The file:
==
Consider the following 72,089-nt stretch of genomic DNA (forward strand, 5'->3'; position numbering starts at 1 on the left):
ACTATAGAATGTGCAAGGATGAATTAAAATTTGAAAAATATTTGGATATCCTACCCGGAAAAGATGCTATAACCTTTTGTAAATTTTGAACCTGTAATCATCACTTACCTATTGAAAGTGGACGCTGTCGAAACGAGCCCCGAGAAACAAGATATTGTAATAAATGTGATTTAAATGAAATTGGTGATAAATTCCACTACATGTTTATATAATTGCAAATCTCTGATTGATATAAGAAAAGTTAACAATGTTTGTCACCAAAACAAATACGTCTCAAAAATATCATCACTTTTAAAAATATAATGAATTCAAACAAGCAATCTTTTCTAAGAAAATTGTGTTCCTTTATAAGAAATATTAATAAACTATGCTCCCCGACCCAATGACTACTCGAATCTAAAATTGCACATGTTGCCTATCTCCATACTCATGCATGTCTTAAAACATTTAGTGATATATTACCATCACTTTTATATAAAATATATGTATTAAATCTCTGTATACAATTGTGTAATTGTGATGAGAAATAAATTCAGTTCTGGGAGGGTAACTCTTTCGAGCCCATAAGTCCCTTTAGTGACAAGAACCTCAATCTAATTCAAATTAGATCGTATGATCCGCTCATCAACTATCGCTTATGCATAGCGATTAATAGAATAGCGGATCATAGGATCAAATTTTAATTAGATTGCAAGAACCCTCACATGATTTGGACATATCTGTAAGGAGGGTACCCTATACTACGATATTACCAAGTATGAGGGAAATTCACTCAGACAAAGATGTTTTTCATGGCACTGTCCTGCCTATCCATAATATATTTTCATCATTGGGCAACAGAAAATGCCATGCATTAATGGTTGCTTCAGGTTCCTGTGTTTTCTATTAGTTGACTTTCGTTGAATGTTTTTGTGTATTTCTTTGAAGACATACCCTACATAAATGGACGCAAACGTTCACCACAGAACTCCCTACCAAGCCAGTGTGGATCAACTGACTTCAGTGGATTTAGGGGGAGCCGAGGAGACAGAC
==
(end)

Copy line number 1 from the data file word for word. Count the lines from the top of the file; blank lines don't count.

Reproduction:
Consider the following 72,089-nt stretch of genomic DNA (forward strand, 5'->3'; position numbering starts at 1 on the left):